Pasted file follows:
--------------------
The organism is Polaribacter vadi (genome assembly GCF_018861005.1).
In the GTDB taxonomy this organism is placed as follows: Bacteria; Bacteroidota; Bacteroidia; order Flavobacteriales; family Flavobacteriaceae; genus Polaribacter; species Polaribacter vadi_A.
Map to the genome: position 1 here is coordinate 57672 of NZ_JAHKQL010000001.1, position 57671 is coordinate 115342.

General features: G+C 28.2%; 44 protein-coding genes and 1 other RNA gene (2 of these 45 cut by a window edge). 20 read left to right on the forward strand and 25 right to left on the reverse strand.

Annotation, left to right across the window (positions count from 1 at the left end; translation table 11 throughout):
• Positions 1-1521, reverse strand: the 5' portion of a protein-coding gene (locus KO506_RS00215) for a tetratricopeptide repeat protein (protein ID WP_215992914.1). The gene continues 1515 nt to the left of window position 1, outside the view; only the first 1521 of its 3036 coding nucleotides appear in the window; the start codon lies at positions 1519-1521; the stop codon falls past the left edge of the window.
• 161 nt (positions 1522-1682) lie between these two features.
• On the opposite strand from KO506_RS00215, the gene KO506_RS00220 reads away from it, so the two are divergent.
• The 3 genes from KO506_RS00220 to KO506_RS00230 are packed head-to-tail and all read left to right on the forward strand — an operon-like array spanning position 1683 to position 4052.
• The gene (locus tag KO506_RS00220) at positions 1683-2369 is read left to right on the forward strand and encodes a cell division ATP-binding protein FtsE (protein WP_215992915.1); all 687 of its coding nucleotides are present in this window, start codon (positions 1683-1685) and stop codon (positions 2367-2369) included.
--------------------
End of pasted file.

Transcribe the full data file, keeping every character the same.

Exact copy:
The organism is Polaribacter vadi (genome assembly GCF_018861005.1).
In the GTDB taxonomy this organism is placed as follows: Bacteria; Bacteroidota; Bacteroidia; order Flavobacteriales; family Flavobacteriaceae; genus Polaribacter; species Polaribacter vadi_A.
Map to the genome: position 1 here is coordinate 57672 of NZ_JAHKQL010000001.1, position 57671 is coordinate 115342.

General features: G+C 28.2%; 44 protein-coding genes and 1 other RNA gene (2 of these 45 cut by a window edge). 20 read left to right on the forward strand and 25 right to left on the reverse strand.

Annotation, left to right across the window (positions count from 1 at the left end; translation table 11 throughout):
• Positions 1-1521, reverse strand: the 5' portion of a protein-coding gene (locus KO506_RS00215) for a tetratricopeptide repeat protein (protein ID WP_215992914.1). The gene continues 1515 nt to the left of window position 1, outside the view; only the first 1521 of its 3036 coding nucleotides appear in the window; the start codon lies at positions 1519-1521; the stop codon falls past the left edge of the window.
• 161 nt (positions 1522-1682) lie between these two features.
• On the opposite strand from KO506_RS00215, the gene KO506_RS00220 reads away from it, so the two are divergent.
• The 3 genes from KO506_RS00220 to KO506_RS00230 are packed head-to-tail and all read left to right on the forward strand — an operon-like array spanning position 1683 to position 4052.
• The gene (locus tag KO506_RS00220) at positions 1683-2369 is read left to right on the forward strand and encodes a cell division ATP-binding protein FtsE (protein WP_215992915.1); all 687 of its coding nucleotides are present in this window, start codon (positions 1683-1685) and stop codon (positions 2367-2369) included.